How to Script Interactions With a Website

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As part of the process for clients signing up for a service for The Blog Fixer, they must create an administrator for us with the correct permissions that allow us to install plugins and take backups. When we do free promotions, as many as half of everyone who signs up for the promotion never end up creating the user for us, and so never get their site scan done.

Sometimes people forget to make the user an administrator, other times they incorrectly type our email address for the user. In many cases, though, their server does not send emails reliable, and so we do not get the user set up email that is usually sent when a user is created. Our workaround is to send an email automation if we don’t receive the signup email within a day or two, and have them set the password for us and submit it via a form. Unfortunately, this is a lot of work for some people, and most of the time the automation email goes ignored.

I recently signed up for a trial of WP SmushIt Pro (an image optimizing plugin), and part of the signup process brings you to their website. Once there, you enter your website’s URL, then they ask you for your admin login. Once submitted, they automatically login to your website, install, and setup the premium version of their plugin. This is cool because WordPress does not have an API which allows you to log in and interact with the admin dashboard, meaning they went through the regular login route and uploaded the plugin the same way a browser would.

After doing some digging, I found a popular Node library called Puppeteer, which helps to automate interactions from a browser while remaining headless (can be used on a server, runs in the background). Below is an example of a Node script that creates a new user on my WordPress website, with the headless mode disabled to show visually what’s going on.

The source is fairly self explanatory, as the library is easy to use and doesn’t require a ton of configuring.

const puppeteer = require('puppeteer-core');

(async () => {
  const browser = await puppeteer.launch({"executablePath": "C:\Users\scara\Documents\chrome-win\chrome.exe", "headless": false});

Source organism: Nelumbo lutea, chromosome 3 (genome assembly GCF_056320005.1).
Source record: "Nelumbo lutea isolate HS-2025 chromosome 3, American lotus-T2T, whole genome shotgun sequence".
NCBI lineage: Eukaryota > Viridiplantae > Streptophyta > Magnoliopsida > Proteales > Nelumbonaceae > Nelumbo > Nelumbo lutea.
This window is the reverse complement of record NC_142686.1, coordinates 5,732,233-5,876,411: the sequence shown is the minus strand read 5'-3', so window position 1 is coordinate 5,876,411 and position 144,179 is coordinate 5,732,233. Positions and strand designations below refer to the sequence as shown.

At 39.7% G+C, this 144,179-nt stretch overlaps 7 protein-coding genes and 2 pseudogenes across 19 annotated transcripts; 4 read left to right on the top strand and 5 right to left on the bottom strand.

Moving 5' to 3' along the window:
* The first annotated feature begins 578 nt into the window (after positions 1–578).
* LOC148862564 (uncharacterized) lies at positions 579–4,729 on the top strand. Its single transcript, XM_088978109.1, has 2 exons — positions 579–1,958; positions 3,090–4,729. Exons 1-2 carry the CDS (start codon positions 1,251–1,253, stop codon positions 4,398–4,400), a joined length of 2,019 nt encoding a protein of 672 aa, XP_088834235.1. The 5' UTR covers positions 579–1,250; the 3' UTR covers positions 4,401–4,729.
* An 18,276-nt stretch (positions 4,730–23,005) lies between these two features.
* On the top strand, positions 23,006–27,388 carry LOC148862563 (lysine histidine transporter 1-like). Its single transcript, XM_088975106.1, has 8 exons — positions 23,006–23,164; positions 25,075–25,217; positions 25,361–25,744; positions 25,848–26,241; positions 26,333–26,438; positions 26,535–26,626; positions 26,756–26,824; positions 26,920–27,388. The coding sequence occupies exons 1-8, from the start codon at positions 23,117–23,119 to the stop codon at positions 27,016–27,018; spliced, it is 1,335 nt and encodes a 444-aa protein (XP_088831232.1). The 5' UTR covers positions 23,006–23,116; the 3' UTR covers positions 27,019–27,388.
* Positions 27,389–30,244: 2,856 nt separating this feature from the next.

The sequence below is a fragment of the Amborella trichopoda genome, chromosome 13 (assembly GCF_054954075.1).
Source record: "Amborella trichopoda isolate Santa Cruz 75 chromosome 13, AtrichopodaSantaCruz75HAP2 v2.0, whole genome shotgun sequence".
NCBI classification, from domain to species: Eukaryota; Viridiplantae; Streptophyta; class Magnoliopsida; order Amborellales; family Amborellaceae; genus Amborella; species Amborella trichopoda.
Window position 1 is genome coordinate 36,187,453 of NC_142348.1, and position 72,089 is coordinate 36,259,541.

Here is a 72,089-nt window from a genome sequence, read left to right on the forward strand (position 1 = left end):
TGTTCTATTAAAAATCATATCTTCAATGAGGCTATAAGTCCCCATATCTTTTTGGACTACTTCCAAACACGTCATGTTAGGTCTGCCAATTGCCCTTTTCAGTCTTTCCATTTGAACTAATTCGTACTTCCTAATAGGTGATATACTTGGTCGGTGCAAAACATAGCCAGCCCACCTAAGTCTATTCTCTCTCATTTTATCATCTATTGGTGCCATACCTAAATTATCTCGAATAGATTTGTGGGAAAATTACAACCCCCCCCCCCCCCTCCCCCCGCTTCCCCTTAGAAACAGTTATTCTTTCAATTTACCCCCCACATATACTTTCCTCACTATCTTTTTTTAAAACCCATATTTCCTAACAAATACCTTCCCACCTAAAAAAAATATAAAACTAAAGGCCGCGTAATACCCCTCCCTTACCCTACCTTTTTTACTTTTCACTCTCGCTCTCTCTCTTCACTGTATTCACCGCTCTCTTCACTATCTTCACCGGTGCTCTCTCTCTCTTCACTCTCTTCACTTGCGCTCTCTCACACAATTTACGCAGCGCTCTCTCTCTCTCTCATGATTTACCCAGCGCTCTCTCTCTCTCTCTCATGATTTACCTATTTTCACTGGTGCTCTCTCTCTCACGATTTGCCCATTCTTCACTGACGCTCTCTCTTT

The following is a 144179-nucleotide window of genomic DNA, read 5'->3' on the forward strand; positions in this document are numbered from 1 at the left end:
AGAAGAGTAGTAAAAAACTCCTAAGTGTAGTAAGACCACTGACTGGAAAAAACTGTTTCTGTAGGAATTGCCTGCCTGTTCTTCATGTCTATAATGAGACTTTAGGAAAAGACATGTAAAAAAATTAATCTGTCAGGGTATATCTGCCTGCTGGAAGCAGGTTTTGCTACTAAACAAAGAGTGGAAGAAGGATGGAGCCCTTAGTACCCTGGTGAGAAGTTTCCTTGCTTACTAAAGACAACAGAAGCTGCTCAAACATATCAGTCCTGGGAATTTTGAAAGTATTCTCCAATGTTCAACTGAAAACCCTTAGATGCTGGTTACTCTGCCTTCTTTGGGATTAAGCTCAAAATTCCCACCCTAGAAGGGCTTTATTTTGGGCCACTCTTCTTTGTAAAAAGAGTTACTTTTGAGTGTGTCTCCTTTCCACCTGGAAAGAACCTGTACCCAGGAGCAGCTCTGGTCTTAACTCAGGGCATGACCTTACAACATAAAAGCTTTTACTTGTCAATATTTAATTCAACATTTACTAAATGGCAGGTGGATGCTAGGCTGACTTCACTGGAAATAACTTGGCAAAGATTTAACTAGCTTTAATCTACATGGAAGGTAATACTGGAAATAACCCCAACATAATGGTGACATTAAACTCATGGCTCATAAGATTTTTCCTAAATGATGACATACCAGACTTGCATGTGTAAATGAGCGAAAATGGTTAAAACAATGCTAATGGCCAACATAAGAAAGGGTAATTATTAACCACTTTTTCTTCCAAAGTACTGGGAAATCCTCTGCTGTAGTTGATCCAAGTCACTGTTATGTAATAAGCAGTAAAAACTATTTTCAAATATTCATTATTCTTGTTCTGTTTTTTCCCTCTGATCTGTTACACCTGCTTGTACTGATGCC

const page = await browser.newPage();
  await page.goto('https://scarabcoder.com/wp-login.php?redirect_to=https%3A%2F%2Fscarabcoder.com%2Fwp-admin%2Fuser-new.php&reauth=1');
  await page.waitFor(1000);
  await page.type("#user_login", "testadmin");
  await page.type("#user_pass", "testadminpassword123");
  await page.click("#wp-submit");
  await page.waitForNavigation({waitUntil: "networkidle2"});
  
  await page.type("#user_login", "exampleuser");
  await page.type("#email", "me@example.com");
  await page.click("button.wp-generate-pw");
  await page.select("#role", "administrator");
  await page.waitForFunction('document.getElementById("pass1-text").value != ""');
  var el = await page.$("#pass1-text");
  var password = await page.evaluate(el => el.value, el);
  console.log("Generated password for user: " + password);
})();

Going back to the issue mentioned at the start of this post, this means that after a client makes a purchase, we can ask for an admin username and password. After it’s been submitted, we can send that to a Node server that uses Puppeteer to log into their website, set up a user for us, and make sure it’s configured correctly, then encrypt and save the password for our use later.

This also reduces the number of steps they need to take for it to be all ready for us to come in and run it. It makes the whole process much tighter, requiring at the least just entering their username and password, then being done and just have to wait for the final report.